The missing file became a sudden crisis for Nixon in mid-June 1971 when the New York Times began publishing the Pentagon Papers, a secret history of the Vietnam War from 1945 to 1967, which exposed many of the lies behind the war, mostly told by Democrats.

However, as the Pentagon Papers dominated the front pages of U.S. newspapers in June 1971, Nixon understood something that few others did that there was a shocking sequel to the Pentagon Papers, a secret file explaining how Nixon had torpedoed Johnson’s peace talks in 1968 and thus extended the war for several more years.

In other words, there was a file that could doom Nixon’s reelection in 1972 or possibly worse, result in his impeachment and even his prosecution. Nixon had not only continued the war, with the hope of getting his South Vietnamese allies a better deal than Johnson would have given them, but he had escalated the war with an invasion of Cambodia in 1970.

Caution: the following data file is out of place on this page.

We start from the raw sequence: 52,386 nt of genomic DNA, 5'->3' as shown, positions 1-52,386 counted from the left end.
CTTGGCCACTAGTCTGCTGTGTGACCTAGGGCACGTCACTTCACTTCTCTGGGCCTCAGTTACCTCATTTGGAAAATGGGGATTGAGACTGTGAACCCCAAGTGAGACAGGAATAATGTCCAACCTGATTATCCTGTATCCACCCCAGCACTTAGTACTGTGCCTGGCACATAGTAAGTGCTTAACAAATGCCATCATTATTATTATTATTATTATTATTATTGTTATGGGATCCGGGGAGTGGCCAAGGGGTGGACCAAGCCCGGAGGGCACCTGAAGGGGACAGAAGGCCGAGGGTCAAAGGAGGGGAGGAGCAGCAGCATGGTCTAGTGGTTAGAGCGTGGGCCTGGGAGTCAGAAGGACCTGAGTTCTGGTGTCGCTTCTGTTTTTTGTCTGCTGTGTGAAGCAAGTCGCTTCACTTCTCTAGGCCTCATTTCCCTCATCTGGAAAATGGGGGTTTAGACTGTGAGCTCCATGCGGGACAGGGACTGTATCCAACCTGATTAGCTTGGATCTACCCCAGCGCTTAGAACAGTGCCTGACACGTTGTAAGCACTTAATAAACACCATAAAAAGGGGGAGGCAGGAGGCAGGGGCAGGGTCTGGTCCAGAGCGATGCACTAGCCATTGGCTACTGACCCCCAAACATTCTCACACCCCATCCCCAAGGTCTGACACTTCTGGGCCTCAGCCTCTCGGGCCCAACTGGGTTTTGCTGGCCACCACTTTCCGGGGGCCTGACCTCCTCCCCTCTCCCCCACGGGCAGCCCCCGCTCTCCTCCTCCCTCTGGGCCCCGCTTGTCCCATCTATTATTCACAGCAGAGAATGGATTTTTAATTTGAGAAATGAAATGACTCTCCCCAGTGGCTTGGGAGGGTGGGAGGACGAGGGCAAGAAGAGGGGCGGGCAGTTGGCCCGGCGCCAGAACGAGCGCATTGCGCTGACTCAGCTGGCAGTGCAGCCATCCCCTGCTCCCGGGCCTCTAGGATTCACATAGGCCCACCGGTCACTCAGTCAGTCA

Beyond the unspeakable bloodshed in Indochina, the United States had been torn apart domestically with parents turning against their children, with massive street protests against the war, and with four American students slain at Kent State in Ohio and two at Jackson State in Mississippi.

The Missing File

Nixon was reminded of his vulnerability when the first installments of the Pentagon Papers were published in mid-June 1971. Just four days after the Times began publishing the leaked history, one of Nixon’s Oval Office tapes on June 17, 1971 recorded him demanding extraordinary measures to locate the missing file.

Nixon’s team referred to the file as related to Johnson’s Vietnam bombing halt of Oct. 31, 1968, but the file encompassed LBJ’s failed peace negotiations and more importantly the Republican sabotage of those talks, a reality that Nixon understood from Hoover’s briefing.

“Do we have it?” a perturbed Nixon asked Haldeman about the file. “I’ve asked for it. You said you didn’t have it.”

Haldeman responded, “We can’t find it.”

Kissinger added, “We have nothing here, Mr. President.”

Nixon: “Well, damnit, I asked for that because I need it.”

Kissinger: “But Bob and I have been trying to put the damn thing together.”

Haldeman: “We have a basic history in constructing our own, but there is a file on it.”

Nixon: “Where?”

Haldeman: “[Presidential aide Tom Charles] Huston swears to God that there’s a file on it and it’s at Brookings.”